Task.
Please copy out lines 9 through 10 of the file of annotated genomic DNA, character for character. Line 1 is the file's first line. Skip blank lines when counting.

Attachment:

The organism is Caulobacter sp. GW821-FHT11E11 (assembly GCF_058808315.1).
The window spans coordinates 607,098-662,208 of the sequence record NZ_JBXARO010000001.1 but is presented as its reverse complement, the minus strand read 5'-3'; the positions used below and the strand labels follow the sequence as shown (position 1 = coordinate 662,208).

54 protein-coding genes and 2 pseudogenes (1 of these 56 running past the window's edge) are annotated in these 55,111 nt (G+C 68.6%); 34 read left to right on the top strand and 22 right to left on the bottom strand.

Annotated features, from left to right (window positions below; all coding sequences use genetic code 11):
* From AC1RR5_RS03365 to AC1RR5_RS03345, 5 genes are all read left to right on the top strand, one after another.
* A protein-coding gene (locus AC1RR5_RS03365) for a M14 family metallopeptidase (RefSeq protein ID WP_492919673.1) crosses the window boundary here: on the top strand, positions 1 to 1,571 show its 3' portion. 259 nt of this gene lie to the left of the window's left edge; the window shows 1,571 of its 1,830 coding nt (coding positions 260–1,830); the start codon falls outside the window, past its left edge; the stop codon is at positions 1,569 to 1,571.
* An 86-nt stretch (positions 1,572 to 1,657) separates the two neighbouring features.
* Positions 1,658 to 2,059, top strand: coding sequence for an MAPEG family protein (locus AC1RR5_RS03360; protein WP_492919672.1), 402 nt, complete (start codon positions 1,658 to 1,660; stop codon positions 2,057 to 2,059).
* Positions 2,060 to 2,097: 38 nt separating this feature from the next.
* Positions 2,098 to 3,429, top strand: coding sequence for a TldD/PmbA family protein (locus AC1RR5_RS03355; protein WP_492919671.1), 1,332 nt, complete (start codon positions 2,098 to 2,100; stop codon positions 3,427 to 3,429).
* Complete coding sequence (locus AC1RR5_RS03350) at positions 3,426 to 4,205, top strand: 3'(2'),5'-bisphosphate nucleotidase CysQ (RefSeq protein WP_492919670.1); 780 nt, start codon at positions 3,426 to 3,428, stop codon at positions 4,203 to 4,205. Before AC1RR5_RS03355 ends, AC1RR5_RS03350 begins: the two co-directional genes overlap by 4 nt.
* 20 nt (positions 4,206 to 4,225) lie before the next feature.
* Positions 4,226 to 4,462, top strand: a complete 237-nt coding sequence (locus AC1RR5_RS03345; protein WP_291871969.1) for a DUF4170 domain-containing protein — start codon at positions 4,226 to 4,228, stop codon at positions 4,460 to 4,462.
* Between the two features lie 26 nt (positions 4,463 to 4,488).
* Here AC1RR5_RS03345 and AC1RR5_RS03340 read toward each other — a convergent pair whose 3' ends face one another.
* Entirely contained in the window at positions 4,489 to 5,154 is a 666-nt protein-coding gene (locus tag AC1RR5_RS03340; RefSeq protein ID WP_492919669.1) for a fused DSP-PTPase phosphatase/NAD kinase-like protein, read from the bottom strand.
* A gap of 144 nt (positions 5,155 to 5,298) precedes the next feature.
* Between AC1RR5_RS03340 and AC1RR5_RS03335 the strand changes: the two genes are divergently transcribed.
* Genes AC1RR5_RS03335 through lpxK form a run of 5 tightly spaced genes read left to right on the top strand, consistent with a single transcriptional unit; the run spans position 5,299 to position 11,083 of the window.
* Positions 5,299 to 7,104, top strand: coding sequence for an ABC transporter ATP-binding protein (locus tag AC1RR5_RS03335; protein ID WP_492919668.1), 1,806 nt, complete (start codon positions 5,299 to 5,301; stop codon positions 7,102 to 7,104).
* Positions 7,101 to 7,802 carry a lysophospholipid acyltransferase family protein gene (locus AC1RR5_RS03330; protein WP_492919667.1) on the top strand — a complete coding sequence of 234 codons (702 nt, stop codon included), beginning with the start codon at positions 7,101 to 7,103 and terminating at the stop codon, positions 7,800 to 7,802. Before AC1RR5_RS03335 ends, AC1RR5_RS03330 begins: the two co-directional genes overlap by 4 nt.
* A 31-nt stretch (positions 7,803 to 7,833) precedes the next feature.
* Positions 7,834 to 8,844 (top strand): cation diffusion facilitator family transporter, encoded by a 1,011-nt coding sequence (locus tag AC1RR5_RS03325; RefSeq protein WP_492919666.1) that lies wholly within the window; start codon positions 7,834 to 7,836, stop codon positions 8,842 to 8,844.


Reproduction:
* Positions 2,060 to 2,097: 38 nt separating this feature from the next.
* Positions 2,098 to 3,429, top strand: coding sequence for a TldD/PmbA family protein (locus AC1RR5_RS03355; protein WP_492919671.1), 1,332 nt, complete (start codon positions 2,098 to 2,100; stop codon positions 3,427 to 3,429).